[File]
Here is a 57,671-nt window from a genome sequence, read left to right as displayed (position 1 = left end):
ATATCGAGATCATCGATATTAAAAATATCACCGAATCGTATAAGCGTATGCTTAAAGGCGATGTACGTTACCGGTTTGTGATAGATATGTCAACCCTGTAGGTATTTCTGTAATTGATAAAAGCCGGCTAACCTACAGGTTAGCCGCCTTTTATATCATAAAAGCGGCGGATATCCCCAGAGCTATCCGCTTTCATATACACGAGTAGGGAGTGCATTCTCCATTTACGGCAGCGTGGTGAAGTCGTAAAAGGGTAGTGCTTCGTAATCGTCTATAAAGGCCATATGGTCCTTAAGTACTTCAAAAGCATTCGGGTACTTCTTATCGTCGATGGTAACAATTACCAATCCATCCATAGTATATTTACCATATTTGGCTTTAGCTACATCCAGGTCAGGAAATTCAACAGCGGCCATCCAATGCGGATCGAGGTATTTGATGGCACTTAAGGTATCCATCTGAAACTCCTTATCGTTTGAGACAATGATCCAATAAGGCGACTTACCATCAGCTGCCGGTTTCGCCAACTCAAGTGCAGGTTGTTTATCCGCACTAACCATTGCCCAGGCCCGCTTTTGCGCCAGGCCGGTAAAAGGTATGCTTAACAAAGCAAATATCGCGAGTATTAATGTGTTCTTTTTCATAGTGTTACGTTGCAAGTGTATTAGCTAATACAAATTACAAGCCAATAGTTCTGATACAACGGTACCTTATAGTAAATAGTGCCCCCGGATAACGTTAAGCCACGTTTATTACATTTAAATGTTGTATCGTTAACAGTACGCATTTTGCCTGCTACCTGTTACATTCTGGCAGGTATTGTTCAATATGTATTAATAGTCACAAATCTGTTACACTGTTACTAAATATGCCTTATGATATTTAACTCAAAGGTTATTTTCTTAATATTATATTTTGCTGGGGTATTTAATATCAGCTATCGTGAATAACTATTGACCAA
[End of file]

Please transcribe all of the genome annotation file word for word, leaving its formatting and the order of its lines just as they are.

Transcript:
Here is a 57,671-nt window from a genome sequence, read left to right as displayed (position 1 = left end):
ATATCGAGATCATCGATATTAAAAATATCACCGAATCGTATAAGCGTATGCTTAAAGGCGATGTACGTTACCGGTTTGTGATAGATATGTCAACCCTGTAGGTATTTCTGTAATTGATAAAAGCCGGCTAACCTACAGGTTAGCCGCCTTTTATATCATAAAAGCGGCGGATATCCCCAGAGCTATCCGCTTTCATATACACGAGTAGGGAGTGCATTCTCCATTTACGGCAGCGTGGTGAAGTCGTAAAAGGGTAGTGCTTCGTAATCGTCTATAAAGGCCATATGGTCCTTAAGTACTTCAAAAGCATTCGGGTACTTCTTATCGTCGATGGTAACAATTACCAATCCATCCATAGTATATTTACCATATTTGGCTTTAGCTACATCCAGGTCAGGAAATTCAACAGCGGCCATCCAATGCGGATCGAGGTATTTGATGGCACTTAAGGTATCCATCTGAAACTCCTTATCGTTTGAGACAATGATCCAATAAGGCGACTTACCATCAGCTGCCGGTTTCGCCAACTCAAGTGCAGGTTGTTTATCCGCACTAACCATTGCCCAGGCCCGCTTTTGCGCCAGGCCGGTAAAAGGTATGCTTAACAAAGCAAATATCGCGAGTATTAATGTGTTCTTTTTCATAGTGTTACGTTGCAAGTGTATTAGCTAATACAAATTACAAGCCAATAGTTCTGATACAACGGTACCTTATAGTAAATAGTGCCCCCGGATAACGTTAAGCCACGTTTATTACATTTAAATGTTGTATCGTTAACAGTACGCATTTTGCCTGCTACCTGTTACATTCTGGCAGGTATTGTTCAATATGTATTAATAGTCACAAATCTGTTACACTGTTACTAAATATGCCTTATGATATTTAACTCAAAGGTTATTTTCTTAATATTATATTTTGCTGGGGTATTTAATATCAGCTATCGTGAATAACTATTGACCAA